Dr Nasr explained to MEMO: “Here in Lebanon and especially in Beirut, hospitalisation bills are very expensive. Very high. One of our main challenges is that there are too many patients. There are two doctors here in the family health team. Every doctor sees an average of 90 patients per day. Each patient gets around three to four minutes per appointment.”
Hoda Souaiby, senior media and communications advisor at UNWRA, echoed Dr Nasr’s concerns:
“The problem of hospitalisation is such that, especially for sophisticated cases of medical care, UNRWA is unable to pay the full hospital cost. Sometimes our coverage is 40-60 per cent. But the problem is that the difference is huge. Sometimes the difference is $30,000 – $40,000 and there is no way for them to pay this kind of money. We refer them to other NGOs and other providers who cover the remaining cost. Yet again, sometimes they fail to secure the full amount so they decide not to undergo the surgery. This is the situation even in extreme cases of neurological surgery, heart or organ transplants… it is really very, very difficult.”
‘We fled in 1948 and are still followed by wars and problems’
An elderly resident of Burj El-Barajneh stopped us to say a few words:
“The Palestinian people fled their lands in 1948. Our children have grown up learning in UNRWA schools and have studied to become engineers, doctors and lawyers. They are welcomed at intial job applications, until they pull out their Palestinian ID card. Then they apologise and say ‘sorry we can’t hire you’. Why?”
“We don’t have the same level of schooling as the rest of the world. The condition of the refugee camps is incredibly bad; we don’t even have electricity. Our water is so salty that you’re basically washing your face with sea water. What can I say about the Palestinian people? We’ve suffered so much. We fled in 1948 and until today we are followed by wars and problems. All we want is to provide for our kids and give them some sort of future.”
Shatila refugee camp was established in 1949 to accomodate the exodus of Palestinian refugees from Amka, Majed Al-Kroum and Al-Yajour – three villages in the north of historic Palestine – after the Nakba. There are two schools and one health centre for 9,842 registered refugees living in the camp. The camp was devastated during the 1982 Israeli invasion of Lebanon and was frequently targeted during the Lebanese Civil War.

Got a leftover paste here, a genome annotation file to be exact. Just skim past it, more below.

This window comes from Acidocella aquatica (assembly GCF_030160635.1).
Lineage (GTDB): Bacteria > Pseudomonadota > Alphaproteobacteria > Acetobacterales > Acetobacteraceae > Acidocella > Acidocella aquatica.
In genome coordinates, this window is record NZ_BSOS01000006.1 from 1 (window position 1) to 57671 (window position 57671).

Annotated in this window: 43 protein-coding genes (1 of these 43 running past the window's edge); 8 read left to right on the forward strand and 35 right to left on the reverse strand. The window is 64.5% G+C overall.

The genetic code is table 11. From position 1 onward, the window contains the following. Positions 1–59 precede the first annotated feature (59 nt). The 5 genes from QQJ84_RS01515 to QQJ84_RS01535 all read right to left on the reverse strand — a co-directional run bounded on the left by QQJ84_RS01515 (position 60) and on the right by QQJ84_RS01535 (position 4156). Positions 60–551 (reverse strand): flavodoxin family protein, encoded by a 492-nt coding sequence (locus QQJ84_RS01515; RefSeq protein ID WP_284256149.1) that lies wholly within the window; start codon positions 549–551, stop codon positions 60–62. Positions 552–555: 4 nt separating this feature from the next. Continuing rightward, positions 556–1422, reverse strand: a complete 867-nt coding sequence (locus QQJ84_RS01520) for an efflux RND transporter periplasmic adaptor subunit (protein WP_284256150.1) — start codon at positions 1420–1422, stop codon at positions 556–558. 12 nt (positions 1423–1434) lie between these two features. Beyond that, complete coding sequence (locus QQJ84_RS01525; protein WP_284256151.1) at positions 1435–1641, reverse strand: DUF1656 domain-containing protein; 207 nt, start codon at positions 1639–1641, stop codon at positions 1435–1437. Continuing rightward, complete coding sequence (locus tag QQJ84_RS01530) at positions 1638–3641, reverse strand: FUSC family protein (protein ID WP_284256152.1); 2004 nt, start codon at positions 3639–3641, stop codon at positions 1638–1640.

When the first Palestinian refugees arrived in Lebanon in 1948, a number of tents were pitched side-by-side as temporary accommodation. More than 70 years later, cramped alleyways weave in and out of the unorganised, tight-knit buildings, which were erected gradually over the years. The vast majority of apartments receive very little natural light and air, with the gaps between neighbouring buildings creating a claustrophobic environment.
Much like Burj El-Barajneh, Shatila is also overcrowded and tangled wires snake over the entirety of the camp. Living conditions are extremely difficult, with the foundations of many buildings dangerously unstable. The refugee camps were originally built in a makeshift manner for temporary use and now, decades later, are suffering the course of time.
The Sabra and Shatila massacre still haunts refugees
In 1982, Shatila camp was the scene of the Sabra and Shatila massacre – carried out by Lebanese militia the Phalange and overseen by the Israeli armed forces – in which hundreds of men, women and children were killed. MEMO visited the Sabra and Shatila massacre graveyard, where hundreds of bodies were piled together and buried in a mass grave without proper markings. Situated behind a bustling main road, what at first glance appeared to be an empty car park was in fact the mass grave.
Mahmoud M. Abbas, known as Abu Moujahed, is the director of the Children and Youth Center in Shatila. He told MEMO about the painful memories he still holds from the Shatila massacre:
“If I have to remember, I was coming from Burj El-Barajneh to Shatila that night when I saw that there were light bombs flying high over the camp, coming from the sea. It was the first time we had seen them and the extent of the light would turn night into day. It was Israeli forces lighting the way for the murderers, because there was no electricity and it was very dark.”
“When we entered the camp, it surpassed even our worst fears. To see the dead on top of one another, children, women, men, young, old, even animals, all killed by guns, knives, swords, axes. I have to tell you that, personally, I was disturbed mainly by the smell; the weather was very hot and caused even the whitest skin to turn dark blue. When we took the bodies to the cemetery, there were so many that we just had to split them into piles of women, children and men. There are people whose bodies, even up until now, are yet to be found. I wasn’t angry, I wasn’t sad, I was astonished by people who were beating themselves, people losing consciousness or ripping their clothes. Why? We are at war, that is what I expected from Israel. It was only later on I realised that I was traumatised.”